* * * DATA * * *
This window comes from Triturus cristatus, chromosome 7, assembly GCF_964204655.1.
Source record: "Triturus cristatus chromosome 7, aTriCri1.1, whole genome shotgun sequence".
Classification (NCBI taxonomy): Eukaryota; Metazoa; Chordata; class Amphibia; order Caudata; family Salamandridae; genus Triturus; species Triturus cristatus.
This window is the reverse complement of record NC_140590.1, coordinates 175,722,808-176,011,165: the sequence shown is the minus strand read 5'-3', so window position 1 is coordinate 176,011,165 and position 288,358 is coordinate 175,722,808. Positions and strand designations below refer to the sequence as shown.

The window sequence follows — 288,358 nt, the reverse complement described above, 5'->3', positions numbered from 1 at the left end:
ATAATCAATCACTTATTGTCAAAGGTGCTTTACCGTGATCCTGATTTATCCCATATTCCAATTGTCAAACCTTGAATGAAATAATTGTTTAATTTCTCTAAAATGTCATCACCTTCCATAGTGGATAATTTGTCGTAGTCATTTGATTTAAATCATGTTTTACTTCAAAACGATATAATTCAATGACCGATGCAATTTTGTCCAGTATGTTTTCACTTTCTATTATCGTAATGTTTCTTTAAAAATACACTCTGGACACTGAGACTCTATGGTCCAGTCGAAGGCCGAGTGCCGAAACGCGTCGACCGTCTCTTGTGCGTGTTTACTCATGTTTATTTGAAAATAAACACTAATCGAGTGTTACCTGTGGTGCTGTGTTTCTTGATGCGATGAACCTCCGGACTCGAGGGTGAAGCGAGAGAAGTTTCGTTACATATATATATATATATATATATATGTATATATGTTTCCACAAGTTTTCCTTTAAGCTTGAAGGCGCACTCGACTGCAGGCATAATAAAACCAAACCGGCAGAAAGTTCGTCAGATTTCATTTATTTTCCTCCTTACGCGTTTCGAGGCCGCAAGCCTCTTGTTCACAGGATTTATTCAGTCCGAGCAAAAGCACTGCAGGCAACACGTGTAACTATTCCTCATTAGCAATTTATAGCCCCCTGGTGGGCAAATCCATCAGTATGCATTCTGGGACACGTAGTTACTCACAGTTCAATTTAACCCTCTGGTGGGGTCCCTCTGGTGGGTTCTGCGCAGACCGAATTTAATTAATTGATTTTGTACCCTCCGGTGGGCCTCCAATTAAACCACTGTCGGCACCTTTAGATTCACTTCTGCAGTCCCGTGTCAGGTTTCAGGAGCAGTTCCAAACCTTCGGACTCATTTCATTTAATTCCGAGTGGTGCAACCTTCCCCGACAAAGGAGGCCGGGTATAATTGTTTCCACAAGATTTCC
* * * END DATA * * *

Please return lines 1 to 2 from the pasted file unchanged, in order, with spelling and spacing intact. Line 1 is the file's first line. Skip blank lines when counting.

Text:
This window comes from Triturus cristatus, chromosome 7, assembly GCF_964204655.1.
Source record: "Triturus cristatus chromosome 7, aTriCri1.1, whole genome shotgun sequence".